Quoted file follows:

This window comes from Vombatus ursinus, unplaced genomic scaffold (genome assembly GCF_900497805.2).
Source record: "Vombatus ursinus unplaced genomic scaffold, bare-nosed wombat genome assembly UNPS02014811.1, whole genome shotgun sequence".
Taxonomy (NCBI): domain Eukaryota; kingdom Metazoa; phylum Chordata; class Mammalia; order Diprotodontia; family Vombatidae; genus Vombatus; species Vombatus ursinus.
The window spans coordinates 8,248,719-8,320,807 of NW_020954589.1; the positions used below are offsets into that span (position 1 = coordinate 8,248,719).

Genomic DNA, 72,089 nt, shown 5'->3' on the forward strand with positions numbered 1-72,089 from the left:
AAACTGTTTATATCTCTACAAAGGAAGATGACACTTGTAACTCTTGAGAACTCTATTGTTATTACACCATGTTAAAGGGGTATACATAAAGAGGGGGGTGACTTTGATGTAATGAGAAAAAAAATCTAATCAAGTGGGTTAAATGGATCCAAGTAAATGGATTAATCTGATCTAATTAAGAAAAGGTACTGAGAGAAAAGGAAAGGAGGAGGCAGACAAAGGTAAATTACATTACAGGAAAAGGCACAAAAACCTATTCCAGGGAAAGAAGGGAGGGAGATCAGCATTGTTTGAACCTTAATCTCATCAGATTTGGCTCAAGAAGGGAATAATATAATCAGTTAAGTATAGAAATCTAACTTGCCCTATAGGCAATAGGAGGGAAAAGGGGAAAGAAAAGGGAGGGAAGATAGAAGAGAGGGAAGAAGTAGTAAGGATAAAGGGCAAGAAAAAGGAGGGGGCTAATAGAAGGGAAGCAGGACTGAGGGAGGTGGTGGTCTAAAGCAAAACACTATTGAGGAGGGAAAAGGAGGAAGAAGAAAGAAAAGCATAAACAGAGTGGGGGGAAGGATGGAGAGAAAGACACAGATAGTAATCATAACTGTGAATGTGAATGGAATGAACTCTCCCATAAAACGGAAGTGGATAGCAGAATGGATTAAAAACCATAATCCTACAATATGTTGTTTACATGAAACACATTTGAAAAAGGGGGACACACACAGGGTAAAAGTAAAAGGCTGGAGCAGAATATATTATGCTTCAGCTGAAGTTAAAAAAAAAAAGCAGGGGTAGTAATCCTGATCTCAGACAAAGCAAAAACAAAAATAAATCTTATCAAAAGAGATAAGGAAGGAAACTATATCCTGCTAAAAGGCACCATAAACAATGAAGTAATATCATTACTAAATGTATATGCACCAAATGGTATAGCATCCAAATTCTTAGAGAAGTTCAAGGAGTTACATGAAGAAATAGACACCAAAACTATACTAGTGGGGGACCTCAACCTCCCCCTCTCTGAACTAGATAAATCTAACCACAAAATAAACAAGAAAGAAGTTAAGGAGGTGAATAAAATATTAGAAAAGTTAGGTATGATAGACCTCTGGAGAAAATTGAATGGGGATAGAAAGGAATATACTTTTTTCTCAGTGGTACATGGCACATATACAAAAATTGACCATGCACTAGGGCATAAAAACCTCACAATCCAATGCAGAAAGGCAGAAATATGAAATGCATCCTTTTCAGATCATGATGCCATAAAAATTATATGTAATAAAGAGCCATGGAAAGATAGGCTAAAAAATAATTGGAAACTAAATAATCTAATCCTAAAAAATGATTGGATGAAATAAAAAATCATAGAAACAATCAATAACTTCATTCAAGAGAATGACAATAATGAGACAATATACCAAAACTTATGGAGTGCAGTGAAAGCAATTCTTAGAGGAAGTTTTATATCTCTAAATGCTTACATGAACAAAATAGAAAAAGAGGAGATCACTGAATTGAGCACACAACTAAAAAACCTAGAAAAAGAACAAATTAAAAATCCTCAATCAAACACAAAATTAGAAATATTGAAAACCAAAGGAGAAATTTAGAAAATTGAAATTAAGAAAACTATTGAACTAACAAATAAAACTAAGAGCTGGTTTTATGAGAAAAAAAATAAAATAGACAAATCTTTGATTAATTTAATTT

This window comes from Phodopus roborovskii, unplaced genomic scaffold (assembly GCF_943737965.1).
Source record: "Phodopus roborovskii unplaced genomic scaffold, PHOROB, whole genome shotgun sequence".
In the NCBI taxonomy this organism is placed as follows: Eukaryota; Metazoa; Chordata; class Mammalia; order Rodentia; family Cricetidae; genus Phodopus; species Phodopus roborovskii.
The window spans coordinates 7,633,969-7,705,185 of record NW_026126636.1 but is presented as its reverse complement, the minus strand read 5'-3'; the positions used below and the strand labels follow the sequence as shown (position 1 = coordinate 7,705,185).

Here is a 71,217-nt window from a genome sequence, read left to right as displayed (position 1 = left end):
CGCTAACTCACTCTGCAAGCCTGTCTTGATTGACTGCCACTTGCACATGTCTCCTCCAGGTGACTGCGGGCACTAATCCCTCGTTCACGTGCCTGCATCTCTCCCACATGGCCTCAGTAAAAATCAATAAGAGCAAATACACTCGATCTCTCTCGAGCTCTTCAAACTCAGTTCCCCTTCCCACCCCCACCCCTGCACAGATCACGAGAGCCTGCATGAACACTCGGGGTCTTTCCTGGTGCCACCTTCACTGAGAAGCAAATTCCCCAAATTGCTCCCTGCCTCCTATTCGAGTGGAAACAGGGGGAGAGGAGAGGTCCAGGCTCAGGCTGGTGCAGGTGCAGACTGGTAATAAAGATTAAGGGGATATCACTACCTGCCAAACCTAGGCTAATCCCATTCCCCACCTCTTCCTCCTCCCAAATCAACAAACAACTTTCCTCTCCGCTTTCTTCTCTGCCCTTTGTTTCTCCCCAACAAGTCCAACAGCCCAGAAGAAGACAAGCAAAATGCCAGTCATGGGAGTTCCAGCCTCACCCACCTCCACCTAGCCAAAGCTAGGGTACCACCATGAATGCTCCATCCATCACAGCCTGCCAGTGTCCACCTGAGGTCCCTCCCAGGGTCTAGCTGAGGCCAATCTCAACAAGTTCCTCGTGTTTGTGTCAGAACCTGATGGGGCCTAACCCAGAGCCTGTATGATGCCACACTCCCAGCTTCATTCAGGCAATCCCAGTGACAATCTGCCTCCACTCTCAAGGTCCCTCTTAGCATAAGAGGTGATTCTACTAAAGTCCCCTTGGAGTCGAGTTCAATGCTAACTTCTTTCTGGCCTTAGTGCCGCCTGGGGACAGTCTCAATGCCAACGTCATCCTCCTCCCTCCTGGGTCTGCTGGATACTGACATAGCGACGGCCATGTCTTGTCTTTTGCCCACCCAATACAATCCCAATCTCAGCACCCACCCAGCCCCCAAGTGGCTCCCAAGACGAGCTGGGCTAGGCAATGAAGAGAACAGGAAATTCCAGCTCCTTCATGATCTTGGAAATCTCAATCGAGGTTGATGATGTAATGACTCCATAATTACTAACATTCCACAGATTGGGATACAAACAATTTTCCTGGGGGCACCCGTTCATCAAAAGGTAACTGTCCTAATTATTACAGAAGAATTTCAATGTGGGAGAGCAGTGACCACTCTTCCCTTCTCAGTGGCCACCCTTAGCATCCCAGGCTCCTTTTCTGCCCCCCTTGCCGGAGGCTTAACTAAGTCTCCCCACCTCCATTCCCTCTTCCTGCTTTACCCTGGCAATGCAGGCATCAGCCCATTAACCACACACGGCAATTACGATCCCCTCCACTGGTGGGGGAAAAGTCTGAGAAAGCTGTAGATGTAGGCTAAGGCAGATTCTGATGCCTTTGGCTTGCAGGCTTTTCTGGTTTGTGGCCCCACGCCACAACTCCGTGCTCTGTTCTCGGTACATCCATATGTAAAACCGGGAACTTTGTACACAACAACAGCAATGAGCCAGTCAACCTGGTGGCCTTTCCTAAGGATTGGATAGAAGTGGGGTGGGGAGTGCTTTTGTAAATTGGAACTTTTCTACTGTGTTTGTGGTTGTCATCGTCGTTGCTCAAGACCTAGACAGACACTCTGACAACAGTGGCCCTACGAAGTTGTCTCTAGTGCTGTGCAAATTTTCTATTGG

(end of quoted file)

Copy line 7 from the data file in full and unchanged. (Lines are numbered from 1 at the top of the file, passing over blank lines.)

This window comes from Phodopus roborovskii, unplaced genomic scaffold (assembly GCF_943737965.1).